Olympic skater Peggy Fleming to speak at University of Chicago Hospitals cancer survivors celebration, June 6

Olympic skater Peggy Fleming to speak at University of Chicago Hospitals cancer survivors celebration, June 6

June 6, 1999

Peggy Fleming, renowned figure skater, winner of the Gold Medal in the 1968 winter Olympics, and breast cancer survivor, will be the keynote speaker for the University of Chicago Hospitals' 10th annual Cancer Survivors Day celebration on Sunday, June 6, 1999. The event will be held from noon to 3 p.m. at the Westin Hotel, 909 N. Michigan.

Anyone who has had cancer, plus friends or family members, is welcome to attend. Last year, more than 850 people attended the celebration.

Fleming, 50, is one of 8 million cancer survivors in the United States. In January of 1998, she was diagnosed with localized breast cancer. She had surgery February 10, 1998, which was 30 years to the day after winning her Olympic medal--the only Gold Medal the United States brought home from Grenoble--then had six weeks of radiation therapy.

She recovered quickly and has returned to skating and broadcasting, where she serves as an analyst for ABC Sports.

Referring to battling cancer as "another Olympics, a life Olympics," Fleming decided to share her experience with the public so that other women would be strengthened and encouraged. Promoting breast cancer awareness has become extremely important to her, and her appearances on network television have given hope to millions of cancer patients.

In 1994, for its 40th anniversary issue, Sports Illustrated named Fleming one of "40 For the Ages--40 individuals who have most significantly altered or elevated the world of sports in the last 40 years." She was the only figure skater, as well as one of only four women included.

Fleming dominated women's figure skating for decades. In the 1968 Winter Olympic Games, her free-skating program brought her the Gold Medal by 88.2 points over her closest competitor. In addition, she won five U.S. championships and three world titles. After the Olympics she helped popularize the sport through five television specials--one of which won two Emmys.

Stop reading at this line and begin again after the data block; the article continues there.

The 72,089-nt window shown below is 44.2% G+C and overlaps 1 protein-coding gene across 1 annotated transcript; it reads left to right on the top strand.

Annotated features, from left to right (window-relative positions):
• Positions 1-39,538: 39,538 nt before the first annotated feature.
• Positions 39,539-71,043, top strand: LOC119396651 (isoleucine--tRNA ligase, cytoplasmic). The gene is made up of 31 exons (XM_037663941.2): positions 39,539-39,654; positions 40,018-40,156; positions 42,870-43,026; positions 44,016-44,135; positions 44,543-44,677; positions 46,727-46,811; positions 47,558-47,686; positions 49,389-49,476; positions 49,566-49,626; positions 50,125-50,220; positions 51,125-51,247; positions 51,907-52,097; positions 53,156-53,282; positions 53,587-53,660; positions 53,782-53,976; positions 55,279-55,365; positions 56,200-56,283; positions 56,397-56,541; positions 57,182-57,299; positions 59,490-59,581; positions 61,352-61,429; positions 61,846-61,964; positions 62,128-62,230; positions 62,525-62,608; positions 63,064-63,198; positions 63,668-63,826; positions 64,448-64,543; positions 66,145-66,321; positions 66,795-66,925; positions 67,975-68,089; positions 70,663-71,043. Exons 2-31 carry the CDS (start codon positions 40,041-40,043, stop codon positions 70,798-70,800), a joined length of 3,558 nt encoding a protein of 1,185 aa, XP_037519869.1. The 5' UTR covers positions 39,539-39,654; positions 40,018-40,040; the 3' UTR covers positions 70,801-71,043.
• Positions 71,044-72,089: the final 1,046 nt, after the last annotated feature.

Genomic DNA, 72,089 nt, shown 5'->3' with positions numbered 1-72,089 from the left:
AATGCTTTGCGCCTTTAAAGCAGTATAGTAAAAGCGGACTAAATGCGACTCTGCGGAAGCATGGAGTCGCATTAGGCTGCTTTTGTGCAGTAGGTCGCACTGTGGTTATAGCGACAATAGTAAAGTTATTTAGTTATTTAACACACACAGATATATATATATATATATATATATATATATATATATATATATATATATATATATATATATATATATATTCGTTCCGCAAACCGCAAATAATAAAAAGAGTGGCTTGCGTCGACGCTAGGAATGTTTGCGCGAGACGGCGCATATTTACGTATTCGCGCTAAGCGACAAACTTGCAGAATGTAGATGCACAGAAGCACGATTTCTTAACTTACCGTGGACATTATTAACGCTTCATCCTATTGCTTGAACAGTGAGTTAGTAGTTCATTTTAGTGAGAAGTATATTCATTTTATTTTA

Fleming has been invited to the White House by four different administrations and was the first skater ever invited to perform there. She also performed at the 1986 unveiling of the renovated Statue of Liberty.

The Cancer Survivors Day events include:

Noon-1:00 p.m.

"Tree of Life" celebration, where survivors post "leaves" bearing messages of hope on the tree; also buffet lunch, mingling, and a chance to visit information booths from organizations that assist cancer patients and survivors.


Welcoming remarks from Hospitals staff.


Remarks by Richard Arenas, MD, breast cancer surgeon and STAR investigator.


Performer, Lynn Jordan.


Keynote speaker Peggy Fleming
(and, for children, Rumpelstiltskin, a puppet show).


Conclusion with cancer survivor Larry Baran, PhD

Cancer Survivors Day provides an opportunity for those with cancer to meet other patients and long-term survivors like Fleming and Baran.

"Events such as this one can alleviate a lot of the stress that comes with a diagnosis of cancer," said Richard Schilsky, MD, professor of medicine at the University of Chicago and director of the University of Chicago Cancer Research Center.

"This gathering is a chance for cancer survivors to celebrate their success and for newly diagnosed patients to focus on the light at the end of the tunnel."

Admission is free, but participants are requested to make reservations by calling 1-800-289-6333.